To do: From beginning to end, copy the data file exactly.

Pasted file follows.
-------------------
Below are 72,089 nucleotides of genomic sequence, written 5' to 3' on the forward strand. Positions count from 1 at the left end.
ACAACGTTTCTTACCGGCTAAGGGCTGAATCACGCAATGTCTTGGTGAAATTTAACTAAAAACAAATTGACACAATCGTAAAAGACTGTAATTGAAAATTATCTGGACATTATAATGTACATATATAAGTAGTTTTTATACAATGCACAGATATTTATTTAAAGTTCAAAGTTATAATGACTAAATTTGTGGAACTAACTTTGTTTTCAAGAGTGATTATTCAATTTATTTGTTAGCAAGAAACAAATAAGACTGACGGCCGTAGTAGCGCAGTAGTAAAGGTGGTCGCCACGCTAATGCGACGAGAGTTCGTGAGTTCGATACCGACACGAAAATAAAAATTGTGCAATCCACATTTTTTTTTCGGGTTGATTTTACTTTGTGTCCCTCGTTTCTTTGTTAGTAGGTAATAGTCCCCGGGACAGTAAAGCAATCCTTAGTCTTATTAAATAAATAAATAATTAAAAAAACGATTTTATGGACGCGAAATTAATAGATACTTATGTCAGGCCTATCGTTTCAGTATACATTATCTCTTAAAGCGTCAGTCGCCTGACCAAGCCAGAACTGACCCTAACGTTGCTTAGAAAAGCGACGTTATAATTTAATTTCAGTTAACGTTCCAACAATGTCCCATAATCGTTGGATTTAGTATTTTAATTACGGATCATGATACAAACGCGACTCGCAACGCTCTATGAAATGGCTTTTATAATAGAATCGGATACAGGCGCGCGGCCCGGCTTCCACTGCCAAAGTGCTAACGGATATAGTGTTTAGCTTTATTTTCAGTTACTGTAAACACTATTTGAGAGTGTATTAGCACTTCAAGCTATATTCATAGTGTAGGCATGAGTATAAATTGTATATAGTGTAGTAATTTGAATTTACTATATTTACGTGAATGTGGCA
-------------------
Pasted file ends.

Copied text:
Below are 72,089 nucleotides of genomic sequence, written 5' to 3' on the forward strand. Positions count from 1 at the left end.
ACAACGTTTCTTACCGGCTAAGGGCTGAATCACGCAATGTCTTGGTGAAATTTAACTAAAAACAAATTGACACAATCGTAAAAGACTGTAATTGAAAATTATCTGGACATTATAATGTACATATATAAGTAGTTTTTATACAATGCACAGATATTTATTTAAAGTTCAAAGTTATAATGACTAAATTTGTGGAACTAACTTTGTTTTCAAGAGTGATTATTCAATTTATTTGTTAGCAAGAAACAAATAAGACTGACGGCCGTAGTAGCGCAGTAGTAAAGGTGGTCGCCACGCTAATGCGACGAGAGTTCGTGAGTTCGATACCGACACGAAAATAAAAATTGTGCAATCCACATTTTTTTTTCGGGTTGATTTTACTTTGTGTCCCTCGTTTCTTTGTTAGTAGGTAATAGTCCCCGGGACAGTAAAGCAATCCTTAGTCTTATTAAATAAATAAATAATTAAAAAAACGATTTTATGGACGCGAAATTAATAGATACTTATGTCAGGCCTATCGTTTCAGTATACATTATCTCTTAAAGCGTCAGTCGCCTGACCAAGCCAGAACTGACCCTAACGTTGCTTAGAAAAGCGACGTTATAATTTAATTTCAGTTAACGTTCCAACAATGTCCCATAATCGTTGGATTTAGTATTTTAATTACGGATCATGATACAAACGCGACTCGCAACGCTCTATGAAATGGCTTTTATAATAGAATCGGATACAGGCGCGCGGCCCGGCTTCCACTGCCAAAGTGCTAACGGATATAGTGTTTAGCTTTATTTTCAGTTACTGTAAACACTATTTGAGAGTGTATTAGCACTTCAAGCTATATTCATAGTGTAGGCATGAGTATAAATTGTATATAGTGTAGTAATTTGAATTTACTATATTTACGTGAATGTGGCA